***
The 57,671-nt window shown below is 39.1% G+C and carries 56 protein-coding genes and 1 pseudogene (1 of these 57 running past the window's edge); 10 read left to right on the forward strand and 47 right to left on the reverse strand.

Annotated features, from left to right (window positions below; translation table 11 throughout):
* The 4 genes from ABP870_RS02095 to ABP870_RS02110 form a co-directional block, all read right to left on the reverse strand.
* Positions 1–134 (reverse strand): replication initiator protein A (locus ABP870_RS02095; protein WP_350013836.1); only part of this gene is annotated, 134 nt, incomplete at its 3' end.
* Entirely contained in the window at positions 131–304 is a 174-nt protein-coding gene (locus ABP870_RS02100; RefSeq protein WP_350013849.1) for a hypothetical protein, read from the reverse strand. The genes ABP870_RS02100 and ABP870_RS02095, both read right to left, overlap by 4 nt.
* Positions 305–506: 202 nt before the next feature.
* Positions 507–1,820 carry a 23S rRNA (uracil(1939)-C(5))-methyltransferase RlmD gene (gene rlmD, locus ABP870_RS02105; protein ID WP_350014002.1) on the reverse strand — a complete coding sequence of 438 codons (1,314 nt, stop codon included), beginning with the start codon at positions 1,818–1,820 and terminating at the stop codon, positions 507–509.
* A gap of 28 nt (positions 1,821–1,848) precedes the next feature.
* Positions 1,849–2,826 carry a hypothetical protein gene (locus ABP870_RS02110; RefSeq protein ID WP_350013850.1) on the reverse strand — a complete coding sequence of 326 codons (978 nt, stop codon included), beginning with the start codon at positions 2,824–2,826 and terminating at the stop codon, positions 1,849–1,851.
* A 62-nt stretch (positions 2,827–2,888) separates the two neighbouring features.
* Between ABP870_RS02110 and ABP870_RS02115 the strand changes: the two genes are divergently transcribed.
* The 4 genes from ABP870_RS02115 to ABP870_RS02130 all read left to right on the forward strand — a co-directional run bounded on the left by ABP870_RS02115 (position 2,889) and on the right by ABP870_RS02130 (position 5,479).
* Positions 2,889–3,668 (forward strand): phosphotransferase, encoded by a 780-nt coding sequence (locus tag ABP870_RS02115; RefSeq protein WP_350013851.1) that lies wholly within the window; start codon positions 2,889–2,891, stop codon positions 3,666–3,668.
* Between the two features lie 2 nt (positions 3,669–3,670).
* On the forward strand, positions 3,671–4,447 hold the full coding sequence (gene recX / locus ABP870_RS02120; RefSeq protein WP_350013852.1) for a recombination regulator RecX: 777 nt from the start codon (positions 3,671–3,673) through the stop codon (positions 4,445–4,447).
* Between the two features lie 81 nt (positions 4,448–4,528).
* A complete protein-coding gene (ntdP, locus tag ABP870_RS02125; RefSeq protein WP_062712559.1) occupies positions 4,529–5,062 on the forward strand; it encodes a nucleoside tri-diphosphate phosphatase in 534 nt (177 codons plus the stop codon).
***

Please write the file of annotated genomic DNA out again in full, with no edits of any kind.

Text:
The 57,671-nt window shown below is 39.1% G+C and carries 56 protein-coding genes and 1 pseudogene (1 of these 57 running past the window's edge); 10 read left to right on the forward strand and 47 right to left on the reverse strand.

Annotated features, from left to right (window positions below; translation table 11 throughout):
* The 4 genes from ABP870_RS02095 to ABP870_RS02110 form a co-directional block, all read right to left on the reverse strand.
* Positions 1–134 (reverse strand): replication initiator protein A (locus ABP870_RS02095; protein WP_350013836.1); only part of this gene is annotated, 134 nt, incomplete at its 3' end.
* Entirely contained in the window at positions 131–304 is a 174-nt protein-coding gene (locus ABP870_RS02100; RefSeq protein WP_350013849.1) for a hypothetical protein, read from the reverse strand. The genes ABP870_RS02100 and ABP870_RS02095, both read right to left, overlap by 4 nt.
* Positions 305–506: 202 nt before the next feature.
* Positions 507–1,820 carry a 23S rRNA (uracil(1939)-C(5))-methyltransferase RlmD gene (gene rlmD, locus ABP870_RS02105; protein ID WP_350014002.1) on the reverse strand — a complete coding sequence of 438 codons (1,314 nt, stop codon included), beginning with the start codon at positions 1,818–1,820 and terminating at the stop codon, positions 507–509.
* A gap of 28 nt (positions 1,821–1,848) precedes the next feature.
* Positions 1,849–2,826 carry a hypothetical protein gene (locus ABP870_RS02110; RefSeq protein ID WP_350013850.1) on the reverse strand — a complete coding sequence of 326 codons (978 nt, stop codon included), beginning with the start codon at positions 2,824–2,826 and terminating at the stop codon, positions 1,849–1,851.
* A 62-nt stretch (positions 2,827–2,888) separates the two neighbouring features.
* Between ABP870_RS02110 and ABP870_RS02115 the strand changes: the two genes are divergently transcribed.
* The 4 genes from ABP870_RS02115 to ABP870_RS02130 all read left to right on the forward strand — a co-directional run bounded on the left by ABP870_RS02115 (position 2,889) and on the right by ABP870_RS02130 (position 5,479).
* Positions 2,889–3,668 (forward strand): phosphotransferase, encoded by a 780-nt coding sequence (locus tag ABP870_RS02115; RefSeq protein WP_350013851.1) that lies wholly within the window; start codon positions 2,889–2,891, stop codon positions 3,666–3,668.
* Between the two features lie 2 nt (positions 3,669–3,670).
* On the forward strand, positions 3,671–4,447 hold the full coding sequence (gene recX / locus ABP870_RS02120; RefSeq protein WP_350013852.1) for a recombination regulator RecX: 777 nt from the start codon (positions 3,671–3,673) through the stop codon (positions 4,445–4,447).
* Between the two features lie 81 nt (positions 4,448–4,528).
* A complete protein-coding gene (ntdP, locus tag ABP870_RS02125; RefSeq protein WP_062712559.1) occupies positions 4,529–5,062 on the forward strand; it encodes a nucleoside tri-diphosphate phosphatase in 534 nt (177 codons plus the stop codon).